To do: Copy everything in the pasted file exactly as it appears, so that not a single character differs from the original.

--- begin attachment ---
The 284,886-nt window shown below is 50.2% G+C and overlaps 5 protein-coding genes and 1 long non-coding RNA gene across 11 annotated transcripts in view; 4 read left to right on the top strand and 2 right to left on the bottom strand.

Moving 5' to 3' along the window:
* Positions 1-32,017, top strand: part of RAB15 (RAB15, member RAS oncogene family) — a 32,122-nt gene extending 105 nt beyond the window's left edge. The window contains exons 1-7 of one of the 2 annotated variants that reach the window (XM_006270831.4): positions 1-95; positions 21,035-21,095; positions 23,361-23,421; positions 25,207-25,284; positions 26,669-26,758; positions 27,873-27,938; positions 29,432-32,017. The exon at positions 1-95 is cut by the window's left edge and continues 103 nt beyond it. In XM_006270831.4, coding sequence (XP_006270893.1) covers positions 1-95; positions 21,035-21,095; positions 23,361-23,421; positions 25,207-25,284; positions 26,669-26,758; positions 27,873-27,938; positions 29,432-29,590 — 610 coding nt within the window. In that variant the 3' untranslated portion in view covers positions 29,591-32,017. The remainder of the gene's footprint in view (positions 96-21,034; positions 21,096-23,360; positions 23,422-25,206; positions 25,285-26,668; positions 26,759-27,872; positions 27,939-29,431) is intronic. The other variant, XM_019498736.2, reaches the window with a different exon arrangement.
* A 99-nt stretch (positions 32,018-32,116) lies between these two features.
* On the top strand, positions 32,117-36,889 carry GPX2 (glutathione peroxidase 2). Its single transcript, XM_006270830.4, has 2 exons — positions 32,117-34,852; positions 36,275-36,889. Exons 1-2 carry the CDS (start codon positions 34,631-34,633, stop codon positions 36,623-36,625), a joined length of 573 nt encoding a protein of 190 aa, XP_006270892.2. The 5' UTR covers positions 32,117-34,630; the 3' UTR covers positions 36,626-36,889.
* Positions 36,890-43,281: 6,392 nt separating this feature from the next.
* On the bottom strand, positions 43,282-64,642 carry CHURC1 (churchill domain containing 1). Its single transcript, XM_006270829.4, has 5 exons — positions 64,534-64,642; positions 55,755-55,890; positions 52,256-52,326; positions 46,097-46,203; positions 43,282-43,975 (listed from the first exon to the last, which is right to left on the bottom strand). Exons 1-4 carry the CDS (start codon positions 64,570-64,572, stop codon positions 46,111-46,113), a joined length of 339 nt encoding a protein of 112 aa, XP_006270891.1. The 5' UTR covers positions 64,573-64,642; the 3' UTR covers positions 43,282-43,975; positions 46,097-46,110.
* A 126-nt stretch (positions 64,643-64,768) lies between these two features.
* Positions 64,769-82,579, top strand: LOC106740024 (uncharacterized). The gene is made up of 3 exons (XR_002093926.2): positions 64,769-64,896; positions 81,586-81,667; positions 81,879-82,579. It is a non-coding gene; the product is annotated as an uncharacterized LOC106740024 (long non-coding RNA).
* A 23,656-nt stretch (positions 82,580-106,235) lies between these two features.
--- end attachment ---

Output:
The 284,886-nt window shown below is 50.2% G+C and overlaps 5 protein-coding genes and 1 long non-coding RNA gene across 11 annotated transcripts in view; 4 read left to right on the top strand and 2 right to left on the bottom strand.

Moving 5' to 3' along the window:
* Positions 1-32,017, top strand: part of RAB15 (RAB15, member RAS oncogene family) — a 32,122-nt gene extending 105 nt beyond the window's left edge. The window contains exons 1-7 of one of the 2 annotated variants that reach the window (XM_006270831.4): positions 1-95; positions 21,035-21,095; positions 23,361-23,421; positions 25,207-25,284; positions 26,669-26,758; positions 27,873-27,938; positions 29,432-32,017. The exon at positions 1-95 is cut by the window's left edge and continues 103 nt beyond it. In XM_006270831.4, coding sequence (XP_006270893.1) covers positions 1-95; positions 21,035-21,095; positions 23,361-23,421; positions 25,207-25,284; positions 26,669-26,758; positions 27,873-27,938; positions 29,432-29,590 — 610 coding nt within the window. In that variant the 3' untranslated portion in view covers positions 29,591-32,017. The remainder of the gene's footprint in view (positions 96-21,034; positions 21,096-23,360; positions 23,422-25,206; positions 25,285-26,668; positions 26,759-27,872; positions 27,939-29,431) is intronic. The other variant, XM_019498736.2, reaches the window with a different exon arrangement.
* A 99-nt stretch (positions 32,018-32,116) lies between these two features.
* On the top strand, positions 32,117-36,889 carry GPX2 (glutathione peroxidase 2). Its single transcript, XM_006270830.4, has 2 exons — positions 32,117-34,852; positions 36,275-36,889. Exons 1-2 carry the CDS (start codon positions 34,631-34,633, stop codon positions 36,623-36,625), a joined length of 573 nt encoding a protein of 190 aa, XP_006270892.2. The 5' UTR covers positions 32,117-34,630; the 3' UTR covers positions 36,626-36,889.
* Positions 36,890-43,281: 6,392 nt separating this feature from the next.
* On the bottom strand, positions 43,282-64,642 carry CHURC1 (churchill domain containing 1). Its single transcript, XM_006270829.4, has 5 exons — positions 64,534-64,642; positions 55,755-55,890; positions 52,256-52,326; positions 46,097-46,203; positions 43,282-43,975 (listed from the first exon to the last, which is right to left on the bottom strand). Exons 1-4 carry the CDS (start codon positions 64,570-64,572, stop codon positions 46,111-46,113), a joined length of 339 nt encoding a protein of 112 aa, XP_006270891.1. The 5' UTR covers positions 64,573-64,642; the 3' UTR covers positions 43,282-43,975; positions 46,097-46,110.
* A 126-nt stretch (positions 64,643-64,768) lies between these two features.
* Positions 64,769-82,579, top strand: LOC106740024 (uncharacterized). The gene is made up of 3 exons (XR_002093926.2): positions 64,769-64,896; positions 81,586-81,667; positions 81,879-82,579. It is a non-coding gene; the product is annotated as an uncharacterized LOC106740024 (long non-coding RNA).
* A 23,656-nt stretch (positions 82,580-106,235) lies between these two features.